Stuck in the middle, continued
Out of the Trap
The authors outline a litany of traps the middle class can fall into. But they also propose potential solutions, a combination of public policy shifts and government regulations that they say will free middle-class families to achieve what they want and what they deserve.
Potentially the most controversial recommendation goes to the heart of the two-income trap: the desire of middle-class parents to send their children to good schools--and their need to buy inflated-priced homes in order to gain access to them. Since that desire--understandable and admirable as it is--can literally lead them to bankruptcy, Warren and Tyagi call for a policy that would distinguish the location of one's home from the location of children's schools, thereby mitigating the home-buying frenzy in many suburban neighborhoods. A taxpayer-funded voucher system that allows a child to attend any public school at no cost would broaden the housing options available to parents, who would in turn exert more influence over their children's schools, they argue. Administrators, who often inveigh against school choice plans, may not like it, but teachers will, they say.
"I think most teachers appreciate that what really matters happens in the classroom," said Tyagi, whose areas of expertise at McKinsey included education, "and the more control we can put back into the classroom, the easier teachers' lives will be and the better they can do their jobs."
Such a change, the authors acknowledge in the book, "would be a shock to the educational system, but the shakeout might be just what the system needs. . . . By selecting where to send their children (and where to spend their vouchers), parents would take control over schools' tax dollars, making them the de facto owners of these schools."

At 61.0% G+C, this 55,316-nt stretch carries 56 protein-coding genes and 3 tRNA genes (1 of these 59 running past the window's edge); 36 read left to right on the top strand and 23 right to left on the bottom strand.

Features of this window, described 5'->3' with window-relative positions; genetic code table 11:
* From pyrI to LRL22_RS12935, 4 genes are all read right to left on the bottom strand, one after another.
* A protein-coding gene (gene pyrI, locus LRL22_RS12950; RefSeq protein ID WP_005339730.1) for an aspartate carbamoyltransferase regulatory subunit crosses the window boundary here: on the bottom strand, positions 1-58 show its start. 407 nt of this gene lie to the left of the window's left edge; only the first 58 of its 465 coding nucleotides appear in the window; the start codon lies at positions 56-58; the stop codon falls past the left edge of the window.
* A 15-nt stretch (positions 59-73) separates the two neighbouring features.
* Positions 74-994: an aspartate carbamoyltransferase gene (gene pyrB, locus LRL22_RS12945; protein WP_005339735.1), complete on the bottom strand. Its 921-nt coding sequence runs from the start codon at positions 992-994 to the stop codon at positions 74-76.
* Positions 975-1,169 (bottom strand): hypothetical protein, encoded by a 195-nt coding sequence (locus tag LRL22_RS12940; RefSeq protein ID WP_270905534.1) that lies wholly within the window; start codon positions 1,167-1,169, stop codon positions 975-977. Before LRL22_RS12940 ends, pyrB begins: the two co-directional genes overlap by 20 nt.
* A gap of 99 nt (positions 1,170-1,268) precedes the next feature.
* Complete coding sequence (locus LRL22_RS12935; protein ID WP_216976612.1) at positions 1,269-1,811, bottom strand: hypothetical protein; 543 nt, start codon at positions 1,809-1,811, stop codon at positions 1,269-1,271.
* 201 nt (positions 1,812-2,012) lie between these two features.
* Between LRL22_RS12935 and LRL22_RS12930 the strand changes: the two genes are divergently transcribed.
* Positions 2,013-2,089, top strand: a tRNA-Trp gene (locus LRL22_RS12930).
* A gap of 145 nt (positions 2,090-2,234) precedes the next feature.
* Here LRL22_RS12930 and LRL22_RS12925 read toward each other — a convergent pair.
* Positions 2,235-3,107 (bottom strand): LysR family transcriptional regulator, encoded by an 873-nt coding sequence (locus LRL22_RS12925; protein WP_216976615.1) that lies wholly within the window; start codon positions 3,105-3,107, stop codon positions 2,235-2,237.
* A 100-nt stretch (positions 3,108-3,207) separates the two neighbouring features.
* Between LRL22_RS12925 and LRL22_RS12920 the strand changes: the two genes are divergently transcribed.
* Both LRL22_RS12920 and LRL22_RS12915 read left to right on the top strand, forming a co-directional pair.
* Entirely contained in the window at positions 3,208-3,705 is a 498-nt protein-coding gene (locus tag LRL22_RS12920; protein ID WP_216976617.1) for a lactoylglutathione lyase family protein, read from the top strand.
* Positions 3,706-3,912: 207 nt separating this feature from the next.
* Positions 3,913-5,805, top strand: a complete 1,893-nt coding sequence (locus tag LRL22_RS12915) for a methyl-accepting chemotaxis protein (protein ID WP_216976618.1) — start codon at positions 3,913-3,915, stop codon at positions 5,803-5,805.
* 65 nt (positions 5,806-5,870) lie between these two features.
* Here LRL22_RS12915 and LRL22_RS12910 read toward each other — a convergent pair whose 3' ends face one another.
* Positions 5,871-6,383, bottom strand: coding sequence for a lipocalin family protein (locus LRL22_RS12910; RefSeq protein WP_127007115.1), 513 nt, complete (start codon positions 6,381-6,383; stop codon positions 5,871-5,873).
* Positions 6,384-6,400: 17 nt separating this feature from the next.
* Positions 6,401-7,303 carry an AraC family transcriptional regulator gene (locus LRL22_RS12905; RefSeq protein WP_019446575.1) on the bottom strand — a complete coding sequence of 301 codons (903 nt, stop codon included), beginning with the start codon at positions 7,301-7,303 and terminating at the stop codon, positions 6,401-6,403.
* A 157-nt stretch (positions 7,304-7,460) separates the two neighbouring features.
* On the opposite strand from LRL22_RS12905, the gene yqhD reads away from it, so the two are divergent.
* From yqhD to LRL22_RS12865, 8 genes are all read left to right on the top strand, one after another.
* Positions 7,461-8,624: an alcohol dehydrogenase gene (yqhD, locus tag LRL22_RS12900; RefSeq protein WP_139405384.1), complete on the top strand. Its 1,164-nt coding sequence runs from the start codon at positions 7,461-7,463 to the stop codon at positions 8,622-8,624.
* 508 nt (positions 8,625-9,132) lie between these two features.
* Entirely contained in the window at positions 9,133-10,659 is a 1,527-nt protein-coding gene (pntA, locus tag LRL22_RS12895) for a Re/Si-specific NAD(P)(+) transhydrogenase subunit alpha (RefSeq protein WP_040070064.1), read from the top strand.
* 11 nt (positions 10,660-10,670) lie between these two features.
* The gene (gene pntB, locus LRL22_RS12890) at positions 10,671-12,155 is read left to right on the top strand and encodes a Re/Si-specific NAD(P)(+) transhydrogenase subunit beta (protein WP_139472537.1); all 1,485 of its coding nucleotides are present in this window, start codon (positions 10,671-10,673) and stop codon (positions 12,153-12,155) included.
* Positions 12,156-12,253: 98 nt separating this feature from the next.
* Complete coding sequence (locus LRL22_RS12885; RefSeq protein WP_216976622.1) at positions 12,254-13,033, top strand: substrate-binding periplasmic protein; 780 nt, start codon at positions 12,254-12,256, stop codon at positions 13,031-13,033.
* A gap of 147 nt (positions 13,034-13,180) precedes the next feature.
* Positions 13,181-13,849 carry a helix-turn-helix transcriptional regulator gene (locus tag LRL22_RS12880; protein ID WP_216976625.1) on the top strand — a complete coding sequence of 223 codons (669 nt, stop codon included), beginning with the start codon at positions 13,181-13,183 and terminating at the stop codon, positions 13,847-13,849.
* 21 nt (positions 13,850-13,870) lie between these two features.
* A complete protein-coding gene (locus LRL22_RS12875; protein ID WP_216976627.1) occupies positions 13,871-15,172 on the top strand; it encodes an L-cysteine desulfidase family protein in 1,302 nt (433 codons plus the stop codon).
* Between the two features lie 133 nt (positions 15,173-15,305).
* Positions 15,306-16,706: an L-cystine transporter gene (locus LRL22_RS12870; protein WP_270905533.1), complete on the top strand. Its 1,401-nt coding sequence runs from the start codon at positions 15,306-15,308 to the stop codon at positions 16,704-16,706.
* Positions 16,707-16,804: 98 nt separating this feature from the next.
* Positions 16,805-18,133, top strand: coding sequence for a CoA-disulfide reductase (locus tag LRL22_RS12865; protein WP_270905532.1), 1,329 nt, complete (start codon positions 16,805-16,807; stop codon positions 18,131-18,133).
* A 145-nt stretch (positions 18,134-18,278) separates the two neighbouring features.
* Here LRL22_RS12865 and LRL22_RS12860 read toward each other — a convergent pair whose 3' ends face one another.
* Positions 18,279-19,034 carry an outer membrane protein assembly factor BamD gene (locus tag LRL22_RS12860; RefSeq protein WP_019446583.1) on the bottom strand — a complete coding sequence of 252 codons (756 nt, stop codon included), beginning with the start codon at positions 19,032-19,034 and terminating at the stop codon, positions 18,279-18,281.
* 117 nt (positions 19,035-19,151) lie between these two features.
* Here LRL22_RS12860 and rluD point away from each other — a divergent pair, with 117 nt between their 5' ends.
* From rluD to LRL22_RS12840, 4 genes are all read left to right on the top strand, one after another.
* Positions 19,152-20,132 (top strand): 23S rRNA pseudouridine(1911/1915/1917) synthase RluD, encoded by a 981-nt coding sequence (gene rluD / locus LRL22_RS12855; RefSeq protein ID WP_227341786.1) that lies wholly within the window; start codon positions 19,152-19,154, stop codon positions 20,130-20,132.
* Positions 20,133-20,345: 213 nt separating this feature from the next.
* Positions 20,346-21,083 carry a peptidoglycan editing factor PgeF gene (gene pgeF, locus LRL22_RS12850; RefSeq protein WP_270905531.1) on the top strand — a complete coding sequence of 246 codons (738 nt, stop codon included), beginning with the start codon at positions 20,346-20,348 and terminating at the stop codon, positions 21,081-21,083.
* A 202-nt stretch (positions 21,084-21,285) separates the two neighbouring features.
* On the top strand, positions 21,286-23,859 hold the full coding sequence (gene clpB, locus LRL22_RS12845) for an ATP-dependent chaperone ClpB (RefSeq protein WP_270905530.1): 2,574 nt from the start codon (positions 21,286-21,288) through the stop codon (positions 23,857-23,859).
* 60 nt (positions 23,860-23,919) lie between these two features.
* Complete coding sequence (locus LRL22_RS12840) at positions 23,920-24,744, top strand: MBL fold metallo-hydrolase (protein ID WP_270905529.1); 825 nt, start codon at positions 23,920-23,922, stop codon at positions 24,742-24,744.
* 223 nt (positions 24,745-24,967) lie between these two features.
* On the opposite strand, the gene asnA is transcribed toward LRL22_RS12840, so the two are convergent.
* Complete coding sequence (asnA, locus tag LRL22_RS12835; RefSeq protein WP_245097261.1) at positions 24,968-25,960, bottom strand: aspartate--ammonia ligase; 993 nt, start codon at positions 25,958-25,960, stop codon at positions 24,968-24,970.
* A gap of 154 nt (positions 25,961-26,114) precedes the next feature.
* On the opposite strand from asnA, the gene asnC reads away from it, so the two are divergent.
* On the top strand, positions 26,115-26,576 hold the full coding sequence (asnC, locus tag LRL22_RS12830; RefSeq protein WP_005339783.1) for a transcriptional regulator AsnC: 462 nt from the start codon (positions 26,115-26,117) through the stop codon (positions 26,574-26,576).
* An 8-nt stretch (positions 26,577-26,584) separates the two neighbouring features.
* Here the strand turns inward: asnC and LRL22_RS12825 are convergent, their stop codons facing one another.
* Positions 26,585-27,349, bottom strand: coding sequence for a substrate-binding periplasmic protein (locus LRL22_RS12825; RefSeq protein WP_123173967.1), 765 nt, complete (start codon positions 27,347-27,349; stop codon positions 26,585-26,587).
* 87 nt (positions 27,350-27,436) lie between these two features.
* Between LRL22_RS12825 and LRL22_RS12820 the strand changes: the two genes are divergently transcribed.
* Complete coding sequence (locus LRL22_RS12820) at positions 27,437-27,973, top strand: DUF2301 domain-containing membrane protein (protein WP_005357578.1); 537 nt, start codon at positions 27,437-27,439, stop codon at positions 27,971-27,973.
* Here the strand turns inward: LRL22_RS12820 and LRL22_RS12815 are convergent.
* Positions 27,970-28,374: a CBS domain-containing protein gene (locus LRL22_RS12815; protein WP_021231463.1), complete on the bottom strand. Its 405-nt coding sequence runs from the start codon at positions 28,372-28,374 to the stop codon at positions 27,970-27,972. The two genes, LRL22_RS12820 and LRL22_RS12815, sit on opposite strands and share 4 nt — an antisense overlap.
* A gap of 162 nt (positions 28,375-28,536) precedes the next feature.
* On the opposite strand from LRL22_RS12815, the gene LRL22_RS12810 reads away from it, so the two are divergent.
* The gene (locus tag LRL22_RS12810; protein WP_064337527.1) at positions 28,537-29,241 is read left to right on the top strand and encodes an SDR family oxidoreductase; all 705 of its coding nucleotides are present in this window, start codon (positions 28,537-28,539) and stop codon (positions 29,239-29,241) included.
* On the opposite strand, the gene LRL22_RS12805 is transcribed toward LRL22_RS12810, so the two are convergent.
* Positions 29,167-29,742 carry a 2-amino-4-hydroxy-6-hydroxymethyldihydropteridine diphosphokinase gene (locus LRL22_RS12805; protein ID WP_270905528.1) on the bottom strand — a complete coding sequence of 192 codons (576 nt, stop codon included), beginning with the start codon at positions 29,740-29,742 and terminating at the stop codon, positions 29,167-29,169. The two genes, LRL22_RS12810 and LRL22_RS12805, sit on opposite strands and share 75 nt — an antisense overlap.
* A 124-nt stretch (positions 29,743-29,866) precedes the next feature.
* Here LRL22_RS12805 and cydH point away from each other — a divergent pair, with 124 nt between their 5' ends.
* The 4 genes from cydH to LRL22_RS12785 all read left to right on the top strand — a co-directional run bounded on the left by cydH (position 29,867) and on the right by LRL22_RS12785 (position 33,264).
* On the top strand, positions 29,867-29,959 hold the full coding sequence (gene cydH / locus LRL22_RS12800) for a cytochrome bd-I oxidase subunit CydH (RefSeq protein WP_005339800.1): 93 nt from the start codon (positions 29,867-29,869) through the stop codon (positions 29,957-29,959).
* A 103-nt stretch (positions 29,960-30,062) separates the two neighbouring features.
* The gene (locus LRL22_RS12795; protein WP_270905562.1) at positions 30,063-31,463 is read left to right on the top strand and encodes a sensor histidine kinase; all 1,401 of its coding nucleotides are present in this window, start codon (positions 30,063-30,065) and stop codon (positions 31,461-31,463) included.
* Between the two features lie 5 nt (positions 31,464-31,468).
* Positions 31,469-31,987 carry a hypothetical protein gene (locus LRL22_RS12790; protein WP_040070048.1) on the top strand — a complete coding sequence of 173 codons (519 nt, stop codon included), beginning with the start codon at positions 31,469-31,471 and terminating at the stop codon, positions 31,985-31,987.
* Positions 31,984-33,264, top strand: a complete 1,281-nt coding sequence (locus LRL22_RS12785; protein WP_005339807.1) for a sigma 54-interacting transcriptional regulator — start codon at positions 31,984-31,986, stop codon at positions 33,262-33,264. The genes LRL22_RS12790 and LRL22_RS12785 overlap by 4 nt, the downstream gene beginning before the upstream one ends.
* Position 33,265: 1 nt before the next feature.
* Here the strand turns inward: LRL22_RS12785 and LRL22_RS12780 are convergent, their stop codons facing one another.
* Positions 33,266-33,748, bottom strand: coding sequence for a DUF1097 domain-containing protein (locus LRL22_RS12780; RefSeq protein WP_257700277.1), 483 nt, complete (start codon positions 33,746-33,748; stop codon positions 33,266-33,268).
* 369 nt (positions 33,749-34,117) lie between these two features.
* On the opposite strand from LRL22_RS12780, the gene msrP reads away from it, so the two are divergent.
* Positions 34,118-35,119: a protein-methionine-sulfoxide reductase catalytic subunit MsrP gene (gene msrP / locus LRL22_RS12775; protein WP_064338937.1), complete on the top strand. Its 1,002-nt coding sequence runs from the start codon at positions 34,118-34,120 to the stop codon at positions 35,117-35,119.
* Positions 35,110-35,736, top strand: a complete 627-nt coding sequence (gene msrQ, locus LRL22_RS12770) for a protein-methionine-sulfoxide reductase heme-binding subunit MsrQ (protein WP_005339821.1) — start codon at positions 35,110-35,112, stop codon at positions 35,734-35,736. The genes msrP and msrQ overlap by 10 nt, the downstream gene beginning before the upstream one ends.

They also propose expanding tax dollars to cover preschool education, which is no longer a luxury but now a necessity for middle-class families, they contend. For college education, also increasingly a necessity, they call for tuition freezes and cost cutting at public universities, where spending has far outstripped the rate of inflation. And to fight the inequities they charge the credit industry with, they recommend reviving usury laws and fortifying personal bankruptcy protection.
In the end, however, families should take responsibility, the authors advise. They outline a "financial fire drill" to practice before disaster happens. It includes shifting down fixed expenses (though they say people should enjoy occasional frills while they can--they're the easiest things to cut from the family budget if needed), such as not buying a home if two incomes are needed to pay for it. They also give families some ways out if the "fire" has already started.
But most important, they are in the prevention business, trying to prevent the outlook from getting even worse for the vast middle class--a group in which nearly everyone in America claims membership. It will get worse if nothing is done, they warn. Warren, for her part, feels that improvements will come, despite the memory of her own thwarted efforts with the bankruptcy commission. So many people are caught in the trap or face its threat that inevitably they will fight back, she says, and eventually they will win.
"Politicians can insulate themselves as much as they want; they can tell whatever story they want," Warren said. "But the underlying reality facing the middle class is not going to change. And every day, a few hundred thousand more families come to know that reality. They will insist their politicians make changes. It may not happen today. It may not happen tomorrow. But it will happen."
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